Fri, Jul 24, 2009 - Page 3 News List

Control Yuan votes to censure MND over Lin defection

NO ACTION The Control Yuan said the ministry could have tried Justin Lin in absentia and issued a warrant for his arrest after he fled to China in 1979

By Flora Wang  /  STAFF REPORTER

The Control Yuan yesterday passed a motion to censure the Ministry of National Defense (MND) over its handling of a case involving former army captain Justin Lin (林毅夫), who defected to China in 1979.

The motion, proposed by Control Yuan members Yeh Yao-peng (葉耀鵬) and Chao Chang-ping (趙昌平), said the ministry had not taken action after Lin defected to China.

The Control Yuan said the MND could have tried Lin in absentia — who would have received the death penalty in accordance with martial law, which was in effect at the time — and issued a warrant for his arrest that would have been effective for 20 years.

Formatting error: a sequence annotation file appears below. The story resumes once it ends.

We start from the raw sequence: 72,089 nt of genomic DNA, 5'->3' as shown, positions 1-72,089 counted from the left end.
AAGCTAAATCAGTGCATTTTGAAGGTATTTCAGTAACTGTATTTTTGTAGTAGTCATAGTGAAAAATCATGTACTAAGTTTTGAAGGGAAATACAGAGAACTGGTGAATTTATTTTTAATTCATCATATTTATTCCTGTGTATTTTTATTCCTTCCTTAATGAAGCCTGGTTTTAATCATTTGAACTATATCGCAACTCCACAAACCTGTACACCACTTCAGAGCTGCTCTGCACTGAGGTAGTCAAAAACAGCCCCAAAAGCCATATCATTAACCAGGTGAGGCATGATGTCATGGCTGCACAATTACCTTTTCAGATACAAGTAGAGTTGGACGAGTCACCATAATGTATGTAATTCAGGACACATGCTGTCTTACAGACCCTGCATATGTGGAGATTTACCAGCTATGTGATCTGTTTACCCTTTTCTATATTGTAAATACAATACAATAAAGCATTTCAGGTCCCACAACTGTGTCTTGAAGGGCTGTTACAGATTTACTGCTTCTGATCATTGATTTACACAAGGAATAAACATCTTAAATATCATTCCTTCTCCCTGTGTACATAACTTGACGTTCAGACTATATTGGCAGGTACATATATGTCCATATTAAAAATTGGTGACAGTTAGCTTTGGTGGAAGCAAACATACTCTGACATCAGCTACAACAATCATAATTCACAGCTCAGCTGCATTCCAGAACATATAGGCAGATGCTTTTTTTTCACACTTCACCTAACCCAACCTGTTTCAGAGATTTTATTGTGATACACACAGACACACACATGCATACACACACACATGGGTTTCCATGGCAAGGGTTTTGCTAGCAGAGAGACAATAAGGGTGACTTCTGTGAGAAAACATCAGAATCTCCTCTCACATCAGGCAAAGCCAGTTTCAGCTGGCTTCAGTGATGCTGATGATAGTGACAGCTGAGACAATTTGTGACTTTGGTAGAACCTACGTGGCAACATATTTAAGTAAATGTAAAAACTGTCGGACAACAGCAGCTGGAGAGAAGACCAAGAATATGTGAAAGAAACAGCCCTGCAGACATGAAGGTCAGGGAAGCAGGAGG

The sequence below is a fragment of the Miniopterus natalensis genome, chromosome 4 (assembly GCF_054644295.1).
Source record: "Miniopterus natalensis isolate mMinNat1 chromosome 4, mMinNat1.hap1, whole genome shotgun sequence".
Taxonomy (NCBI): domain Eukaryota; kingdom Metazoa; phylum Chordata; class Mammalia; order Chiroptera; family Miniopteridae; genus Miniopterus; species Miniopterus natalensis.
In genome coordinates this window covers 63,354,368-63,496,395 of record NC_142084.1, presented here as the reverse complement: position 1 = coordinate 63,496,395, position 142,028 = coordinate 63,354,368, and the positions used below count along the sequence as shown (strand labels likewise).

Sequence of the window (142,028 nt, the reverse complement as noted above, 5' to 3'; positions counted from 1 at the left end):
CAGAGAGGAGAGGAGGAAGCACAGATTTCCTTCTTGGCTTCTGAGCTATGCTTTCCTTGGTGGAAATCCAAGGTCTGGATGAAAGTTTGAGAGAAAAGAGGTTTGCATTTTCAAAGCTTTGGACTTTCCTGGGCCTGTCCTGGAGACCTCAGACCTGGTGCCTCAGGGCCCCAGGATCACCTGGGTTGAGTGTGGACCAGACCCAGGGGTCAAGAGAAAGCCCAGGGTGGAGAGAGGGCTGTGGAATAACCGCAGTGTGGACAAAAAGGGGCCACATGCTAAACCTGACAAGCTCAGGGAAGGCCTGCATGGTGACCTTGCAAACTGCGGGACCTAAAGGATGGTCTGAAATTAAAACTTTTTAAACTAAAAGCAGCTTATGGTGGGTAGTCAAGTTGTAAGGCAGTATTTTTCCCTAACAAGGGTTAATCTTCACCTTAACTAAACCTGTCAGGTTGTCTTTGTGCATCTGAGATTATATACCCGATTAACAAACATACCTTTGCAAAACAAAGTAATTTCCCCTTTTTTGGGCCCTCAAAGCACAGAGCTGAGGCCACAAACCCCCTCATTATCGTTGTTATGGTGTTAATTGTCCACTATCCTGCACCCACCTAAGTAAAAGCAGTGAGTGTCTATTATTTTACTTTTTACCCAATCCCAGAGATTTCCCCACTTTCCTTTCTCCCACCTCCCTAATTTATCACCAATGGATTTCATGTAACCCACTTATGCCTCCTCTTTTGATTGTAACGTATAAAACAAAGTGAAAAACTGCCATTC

Instead, the MND did nothing, first putting him on the wanted list in 2002 after someone took the matter to the judiciary. By that time, the case could no longer be prosecuted, the Control Yuan said.

Lin, who served as a captain in Kinmen, defected to China on May 16, 1979, allegedly swimming to Fujian Province.

He rose to become a top economic strategist for China and in February last year became the World Bank’s chief economist.

“The MND has been reserved and passive instead of seeking to act in such cases,” the Control Yuan said, adding that the MND’s handling of Lin’s case had damaged the military’s reputation.

The Control Yuan urged the MND to decide within two months how to deal with other cases of defections to China.

Lin’s defection occurred while he was on duty.

He has since said he swam to China because he was inspired by then-president Chiang Ching-kuo (蔣經國) and wanted to improve the lives of the Chinese.

In 2002, then-minister of national defense Tang Yao-ming (湯曜明) condemned Lin, saying his betrayal was inexcusable.

In a report Tang delivered at the legislature, he called Lin a traitor and said he should be brought to justice if he ever returned to Taiwan.


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